diabetes - one year on


written by a SWAP graduate

I have recently marked my first year as a diabetic, not something to celebrate but certainly something that needs to be a big consideration moving forward in life. I should say that whilst I have only known for a year I am diabetic, the doctor’s surgery knew for three years, they just failed to tell me or treat me for the disease.

I will admit that once I got over my shock at being told quite out of the blue that I had the condition, I was incandescent with rage! Not only had I not been told that my blood sugar levels were too high when I had the blood test three years earlier, but to add insult to injury I had also rung the surgery at the time for my results and been told that my blood test results were all normal! How much damage had I done to myself over three years not knowing or being treated for a very serious condition?

Why am I telling you all this? Well I am setting the scene for what I believe is the best advice for anyone who finds themselves in my position, don’t assume that everything is alright/in hand, even if you are told that is the case, be specific and check details. If you have blood tests, ensure you know what the doctor is testing for, research what is normal for those tests and ask what your results were individually when they come in. Don’t accept the receptionist or anyone telling you they are okay over the phone, ask for the specific and quantified results. That way you won’t get a nasty surprise like I did.

Don’t be a passenger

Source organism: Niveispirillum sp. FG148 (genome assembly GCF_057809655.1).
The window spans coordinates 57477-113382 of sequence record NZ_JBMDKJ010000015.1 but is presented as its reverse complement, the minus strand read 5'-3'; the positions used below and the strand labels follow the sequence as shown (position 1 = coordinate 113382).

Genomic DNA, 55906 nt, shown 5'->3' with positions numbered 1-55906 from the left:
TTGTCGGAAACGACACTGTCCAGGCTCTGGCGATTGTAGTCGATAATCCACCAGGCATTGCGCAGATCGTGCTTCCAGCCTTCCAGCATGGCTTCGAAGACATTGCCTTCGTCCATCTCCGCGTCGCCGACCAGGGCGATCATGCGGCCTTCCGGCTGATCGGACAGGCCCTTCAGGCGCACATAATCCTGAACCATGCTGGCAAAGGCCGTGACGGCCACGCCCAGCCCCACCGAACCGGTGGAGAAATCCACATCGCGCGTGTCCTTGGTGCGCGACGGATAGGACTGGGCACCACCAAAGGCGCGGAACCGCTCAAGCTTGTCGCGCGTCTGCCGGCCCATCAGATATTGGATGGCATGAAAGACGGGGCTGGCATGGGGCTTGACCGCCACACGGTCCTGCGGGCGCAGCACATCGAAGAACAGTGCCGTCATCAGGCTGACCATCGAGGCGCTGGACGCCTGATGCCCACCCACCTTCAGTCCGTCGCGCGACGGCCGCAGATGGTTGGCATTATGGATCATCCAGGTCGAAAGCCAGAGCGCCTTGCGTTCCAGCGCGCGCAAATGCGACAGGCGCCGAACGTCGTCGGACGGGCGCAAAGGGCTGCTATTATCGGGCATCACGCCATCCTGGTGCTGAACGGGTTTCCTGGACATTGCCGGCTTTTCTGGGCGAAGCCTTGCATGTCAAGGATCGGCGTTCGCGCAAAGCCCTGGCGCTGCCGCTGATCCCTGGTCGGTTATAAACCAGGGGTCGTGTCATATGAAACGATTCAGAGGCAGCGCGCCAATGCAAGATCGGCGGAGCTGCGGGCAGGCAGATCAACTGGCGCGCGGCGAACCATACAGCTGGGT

Don’t get me wrong, I have a lot of time for my GP and I understand the pressure that surgeries are under but the fact that my condition had been missed/overlooked/ignored for three years tested my faith in the service. I should point out that over the three years I was not informed of my condition I saw my GP regularly for contraceptive pill checks – and still my records had not been looked at or the results registered! My confidence was further tested when my GP was very vague about what happened next. To be frank, I was left feeling that he wanted to get me out of the surgery as soon as possible. Fortunately for me and unfortunately for him I am nothing if not persistent and determined and eventually he told me that I should have a screening by the nurse and be referred to DESMOND. “Who the devil is Desmond?" was my response. My GP seemed to find this most amusing. At this point the stark realisation that I knew nothing and I needed to educate myself so that I knew what I was entitled to and what to ask became very apparent. What became even more apparent was that if I didn’t take responsibility for myself and my condition I couldn’t rely on the NHS to do so.